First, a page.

Since a substantial part of the beginning of the 2310 is skill based, we use the responses to keep the students thinking about big picture ideas. Some of these prompts address so-called ‘soft’ skills, like persistence; others address perception, ethical issues that might be made manifest in design practice, and the creative process in general. The hope is that the students will begin to see their moleskines as a place where their own ideas and processes can be made manifest.

Examples

Lexi Higgins, 2018
Zongyu Liu, 2018
Boston Logan, 2018

2014-15 Course Goals Design Visualizations

Below you can find the initial set of course goals and the corresponding learning objectives from the Design Visualizations sequence. While some content has been modified since the initial rollout, the basic skeleton of this remains. Please feel free to reach out about this via the comments section or by contacting Scott Denison (Denison.17) or Michael Kellner (Kellner.30).

Thanks in advance for your feedback.

Course Goals Learning Objective
Students will appreciate the value and characteristics of pencils.

Students will gain familiarity and confidence with pencil drawing.

Students will learn how to appreciate and differentiate line quality and variation.

 

Students should be able to select the proper drawing tool to complete a task.

Students should be able to create a wide variety of quality lines using specific tools.

Students should practice creating a wide variety of lines and line qualities. Students should be able to compare and critique line and line qualities.

 

 

 

Students will grasp the fundamental elements and techniques of visualizing perspective.

 Students will appreciate the value and characteristics of perspective tools.

Students will gain familiarity and confidence with constructing perspective.

Students should be able to recognize the differences and applications of perspective techniques. (1pt – multipoint) 

Students should be able employ specific tools to construct a perspective drawing. Students should practice constructing practical applications of perspective.

Students should be able to select the proper drawing tool to complete a task.

Students should be able to create a wide variety of quality lines using specific tools.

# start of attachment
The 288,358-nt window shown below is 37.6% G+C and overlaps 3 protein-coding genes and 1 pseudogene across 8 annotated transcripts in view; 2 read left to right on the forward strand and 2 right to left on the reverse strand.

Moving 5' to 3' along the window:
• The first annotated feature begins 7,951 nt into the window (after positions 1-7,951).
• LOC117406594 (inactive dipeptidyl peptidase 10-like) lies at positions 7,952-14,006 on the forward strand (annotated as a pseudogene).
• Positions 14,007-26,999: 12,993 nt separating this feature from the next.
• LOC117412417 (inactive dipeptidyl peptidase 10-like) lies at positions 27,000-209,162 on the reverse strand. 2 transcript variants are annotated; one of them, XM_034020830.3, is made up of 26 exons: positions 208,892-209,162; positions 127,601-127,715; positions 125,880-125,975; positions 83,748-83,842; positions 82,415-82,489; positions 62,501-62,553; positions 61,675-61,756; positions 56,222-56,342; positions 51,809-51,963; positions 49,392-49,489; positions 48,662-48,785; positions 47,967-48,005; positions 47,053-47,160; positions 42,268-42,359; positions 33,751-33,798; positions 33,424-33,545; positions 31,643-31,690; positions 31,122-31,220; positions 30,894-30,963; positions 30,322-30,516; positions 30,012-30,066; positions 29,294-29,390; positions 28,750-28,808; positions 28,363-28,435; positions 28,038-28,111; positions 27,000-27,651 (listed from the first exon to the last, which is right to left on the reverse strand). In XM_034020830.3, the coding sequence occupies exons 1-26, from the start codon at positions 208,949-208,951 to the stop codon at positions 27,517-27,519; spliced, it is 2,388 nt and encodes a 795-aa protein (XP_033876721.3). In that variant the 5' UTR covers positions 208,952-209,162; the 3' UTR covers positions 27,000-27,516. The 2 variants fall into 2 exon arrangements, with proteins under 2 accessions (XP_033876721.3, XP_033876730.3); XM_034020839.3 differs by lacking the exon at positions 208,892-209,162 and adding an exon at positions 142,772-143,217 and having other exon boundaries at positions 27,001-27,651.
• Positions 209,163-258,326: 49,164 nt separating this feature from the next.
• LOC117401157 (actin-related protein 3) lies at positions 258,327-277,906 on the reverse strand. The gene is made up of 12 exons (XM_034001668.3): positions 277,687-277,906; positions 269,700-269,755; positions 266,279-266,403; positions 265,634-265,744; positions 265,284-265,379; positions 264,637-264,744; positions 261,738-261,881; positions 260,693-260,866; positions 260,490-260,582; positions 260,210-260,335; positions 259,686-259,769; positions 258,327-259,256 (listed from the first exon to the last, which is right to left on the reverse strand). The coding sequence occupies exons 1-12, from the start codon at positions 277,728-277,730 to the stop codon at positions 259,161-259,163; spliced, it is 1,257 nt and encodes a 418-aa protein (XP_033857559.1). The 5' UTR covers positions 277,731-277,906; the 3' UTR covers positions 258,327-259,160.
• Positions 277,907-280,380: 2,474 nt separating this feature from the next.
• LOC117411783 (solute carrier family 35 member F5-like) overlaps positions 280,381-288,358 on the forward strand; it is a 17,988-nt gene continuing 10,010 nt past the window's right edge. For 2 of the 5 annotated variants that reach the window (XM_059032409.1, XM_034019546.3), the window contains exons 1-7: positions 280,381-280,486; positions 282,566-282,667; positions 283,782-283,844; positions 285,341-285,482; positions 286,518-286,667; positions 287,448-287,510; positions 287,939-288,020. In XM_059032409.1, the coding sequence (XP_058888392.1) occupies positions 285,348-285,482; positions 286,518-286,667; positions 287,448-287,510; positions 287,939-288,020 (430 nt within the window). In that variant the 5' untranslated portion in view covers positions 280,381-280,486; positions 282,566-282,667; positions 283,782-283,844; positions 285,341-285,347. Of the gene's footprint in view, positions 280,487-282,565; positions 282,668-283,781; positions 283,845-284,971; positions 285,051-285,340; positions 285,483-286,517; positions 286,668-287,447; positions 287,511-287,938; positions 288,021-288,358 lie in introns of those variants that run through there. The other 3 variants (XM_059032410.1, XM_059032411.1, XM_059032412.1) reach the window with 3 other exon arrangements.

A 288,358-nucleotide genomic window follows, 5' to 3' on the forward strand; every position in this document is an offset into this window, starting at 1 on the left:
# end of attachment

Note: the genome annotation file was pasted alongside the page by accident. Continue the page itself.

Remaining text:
Students will learn how to sketch from observation. Students should be able to recognize shape and form differences in the observable world.

Students will be able to employ the elements of perspective in observational drawing.

Students should be able to select the proper drawing tool to complete a task.

Students should be able to create a wide variety of quality lines using specific tools.

 

 

 

Students will understand the value of light and shadow in sketching.

Students will be able to apply color to 2 dimensional representations.

 

Students should practice techniques for practical applications of shadow in sketching.

Students will be able to employ the elements of color in observational and conceptual drawing.

 

 

 

Students will appreciate the value of visualizing their thought process.

 

Students should practice journaling their ideas visually.

 

Students will learn how to connect their thoughts visually. Students should practice visually connecting thoughts and ideas.

 

Students will learn how to sketch ideas quickly.

 

Students will be able to apply color to 2 dimensional representations.

Students should practice creating multiple ideas using pencil visualization techniques.

Students will be able to employ the elements of color in observational and conceptual drawing.

Students will be able to employ the elements of perspective in observational drawing.

 

Students will appreciate the value of visual diagrams. Students will be able to illustrate concepts and ideas using diagrams.
Students will learn how to appreciate typographic form and scale in 2 dimensions.

 

Students will learn how to use Adobe Creative Suite and individual software characteristics

Students should be able to create explorations of typographic form and form combinations.

Students should be able to employ Adobe Illustrator software to create typographic form explorations.

Students should be able generate lines, shapes and forms using Adobe Illustrator software.

Students will understand the basics of typographic form, hierarchy and arrangement.

Students will learn when to use different software in the Adobe Creative Suite. (Pixel vs vector).

Students will appreciate the use of grid and structure in 2 dimensional design.